I activated my anti-projectile bubble and went along to the Versalles (home of the Communist Alliance for Survival). On entering the door I encountered volleys of ground fire and crossfire that bounced off the surface of the bubble. Finally, a colonel came out with a white flag.

“What do you want?! Get out of here, this is a military zone!”

“What are you saying? All I can see is that in the infantry zone you’ve built a homeless camp. Besides, there’s no electricity here.”

“Ah, that is the Dream Delivery Housing, a few guys who they evicted before have been thrown out of their houses,” said the colonel.

“Well fine…! And now how am I going to defeat you if you’ve already all been defeated? How are we going to revive this?”

“It can’t be revived,” interrupted the official, “there are no resources, the people of Havana took off with everything and they don’t send anything from there. Conclusion, nobody wants to work for State Security today.”

It’s true that the number of Security cars and motorcycles in Havana is seriously affecting the ozone layer.

“I’ve got an idea. What if you find another form of financing? Let’s see… hmmm… I don’t know… AH! I get it, the CIA! Yes, the CIA! Lagarde said they would finance anything and like you, in the end you’re all in the same profession, maybe they can pull some strings.”

The colonel hesitated for a minute, the weary look in his spy’s eyes was lost in the immensity and his open mouth gave a glimpse of his snitch’s tongue; then he rose and said,

“And could I have a Chinese Geely make car, one of those they give the officials in Havana?”

“Sure, boy, if China is the major trading partner of the Gringos.”

“Well fuck it then, we’ll ask for financing from the CIA!” shouted the colonel.

Perfect, now I could return to Havana and come back in a couple months to defeat them. With any luck, they’ll meet me at the airport with at least one small battalion. Before I left I added only,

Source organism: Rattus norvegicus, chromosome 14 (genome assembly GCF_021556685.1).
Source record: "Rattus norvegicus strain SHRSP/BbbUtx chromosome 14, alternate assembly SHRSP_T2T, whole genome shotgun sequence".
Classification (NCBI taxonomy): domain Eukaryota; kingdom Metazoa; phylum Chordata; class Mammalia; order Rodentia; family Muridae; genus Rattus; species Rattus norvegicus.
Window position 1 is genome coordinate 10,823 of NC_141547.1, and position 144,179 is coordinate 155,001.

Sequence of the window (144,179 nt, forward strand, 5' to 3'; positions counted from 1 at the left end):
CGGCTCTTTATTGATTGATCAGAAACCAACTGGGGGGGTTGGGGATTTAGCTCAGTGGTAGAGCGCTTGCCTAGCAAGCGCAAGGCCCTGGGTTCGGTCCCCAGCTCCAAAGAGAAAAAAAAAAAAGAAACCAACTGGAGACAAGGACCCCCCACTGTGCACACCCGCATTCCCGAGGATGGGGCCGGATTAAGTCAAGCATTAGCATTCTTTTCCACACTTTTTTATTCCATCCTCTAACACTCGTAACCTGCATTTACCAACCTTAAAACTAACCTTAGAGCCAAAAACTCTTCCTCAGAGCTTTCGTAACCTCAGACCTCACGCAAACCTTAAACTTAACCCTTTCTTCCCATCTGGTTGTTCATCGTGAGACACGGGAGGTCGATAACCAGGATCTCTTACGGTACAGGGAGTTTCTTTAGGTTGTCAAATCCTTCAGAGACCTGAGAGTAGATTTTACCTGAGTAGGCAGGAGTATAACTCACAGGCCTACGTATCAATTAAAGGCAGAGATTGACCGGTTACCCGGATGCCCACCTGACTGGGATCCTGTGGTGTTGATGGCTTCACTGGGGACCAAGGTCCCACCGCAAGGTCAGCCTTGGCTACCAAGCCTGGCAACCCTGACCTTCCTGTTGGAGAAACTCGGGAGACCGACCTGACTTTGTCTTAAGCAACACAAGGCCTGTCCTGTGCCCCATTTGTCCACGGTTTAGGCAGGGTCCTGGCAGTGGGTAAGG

“And perhaps they could reinstate Expósito, what do you think?”

The colonel was annoyed.

“No, it would be crazy to let him back in again. He was stealing the butter and cheese from the fort to sell it to the good people of Santiago.”

Monday, January 18, 2010

The Gunpowder!*

Photo: Claudio Fuentes Madan

I have read the article in Bad Handwriting about the control of explosive substances in Cuba, and have remembered an anecdote from my teenage years that connects with much of what Regina Coyula is talking about.

When I was 18 I often went to the home of a friend--now his house is in Spain--and I spent the afternoons with him and his mother. It was a small family but with sad memories, they lived in one half of the house but the other half, the ground floor, had been confiscated in the first years of the Triumph of the Revolution.

My friend had just finished his Military Service and the atmosphere was festive, despite his scrawny body, evidence of years of malnutrition, militarization, and preparation for The War of The Whole People. We decided that to erase a slice of all the bad memories of green** we would do a general cleaning and toss out everything that belonged to the armed forces. We put our backs to the work, and in a few hours, two bags of uniforms, jugs, boxes and even papers were in the trash can on the corner.